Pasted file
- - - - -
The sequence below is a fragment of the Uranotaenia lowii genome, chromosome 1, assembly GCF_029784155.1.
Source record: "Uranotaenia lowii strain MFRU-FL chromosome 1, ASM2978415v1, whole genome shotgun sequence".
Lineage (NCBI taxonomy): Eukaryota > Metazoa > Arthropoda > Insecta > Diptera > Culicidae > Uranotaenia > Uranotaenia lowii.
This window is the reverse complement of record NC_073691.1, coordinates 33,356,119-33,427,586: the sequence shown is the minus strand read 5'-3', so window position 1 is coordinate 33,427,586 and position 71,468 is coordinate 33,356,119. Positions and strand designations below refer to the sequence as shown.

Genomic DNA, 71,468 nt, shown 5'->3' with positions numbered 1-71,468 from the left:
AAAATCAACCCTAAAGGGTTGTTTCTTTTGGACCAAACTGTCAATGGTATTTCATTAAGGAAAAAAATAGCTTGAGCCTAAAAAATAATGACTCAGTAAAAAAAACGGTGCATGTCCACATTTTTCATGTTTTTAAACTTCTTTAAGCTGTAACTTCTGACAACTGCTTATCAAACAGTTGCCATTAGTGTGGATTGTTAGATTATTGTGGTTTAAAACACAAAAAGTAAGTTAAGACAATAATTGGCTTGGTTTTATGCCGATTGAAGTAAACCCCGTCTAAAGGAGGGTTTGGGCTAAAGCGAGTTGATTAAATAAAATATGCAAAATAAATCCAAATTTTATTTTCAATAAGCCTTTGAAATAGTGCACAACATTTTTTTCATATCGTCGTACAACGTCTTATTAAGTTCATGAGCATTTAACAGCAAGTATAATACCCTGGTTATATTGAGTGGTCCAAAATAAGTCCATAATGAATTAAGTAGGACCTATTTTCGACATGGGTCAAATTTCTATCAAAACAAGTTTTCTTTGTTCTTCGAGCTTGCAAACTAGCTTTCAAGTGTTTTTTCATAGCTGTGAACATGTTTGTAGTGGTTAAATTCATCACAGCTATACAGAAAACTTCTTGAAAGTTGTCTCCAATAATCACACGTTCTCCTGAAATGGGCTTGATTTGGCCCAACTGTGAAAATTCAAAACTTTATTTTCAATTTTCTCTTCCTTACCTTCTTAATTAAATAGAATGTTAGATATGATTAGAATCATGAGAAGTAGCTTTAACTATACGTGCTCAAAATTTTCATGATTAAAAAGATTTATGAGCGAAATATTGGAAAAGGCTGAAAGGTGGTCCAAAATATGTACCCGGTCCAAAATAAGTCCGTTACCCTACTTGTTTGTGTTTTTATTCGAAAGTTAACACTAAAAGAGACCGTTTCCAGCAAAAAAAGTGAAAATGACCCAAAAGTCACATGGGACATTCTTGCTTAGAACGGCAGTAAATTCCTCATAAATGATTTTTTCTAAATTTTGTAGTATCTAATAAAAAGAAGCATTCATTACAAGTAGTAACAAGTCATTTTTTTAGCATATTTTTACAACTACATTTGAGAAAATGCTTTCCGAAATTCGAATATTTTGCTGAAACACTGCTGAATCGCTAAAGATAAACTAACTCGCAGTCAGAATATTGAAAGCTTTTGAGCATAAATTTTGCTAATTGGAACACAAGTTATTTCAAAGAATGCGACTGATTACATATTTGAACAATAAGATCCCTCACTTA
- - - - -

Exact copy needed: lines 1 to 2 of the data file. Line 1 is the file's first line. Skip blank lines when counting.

The sequence below is a fragment of the Uranotaenia lowii genome, chromosome 1, assembly GCF_029784155.1.
Source record: "Uranotaenia lowii strain MFRU-FL chromosome 1, ASM2978415v1, whole genome shotgun sequence".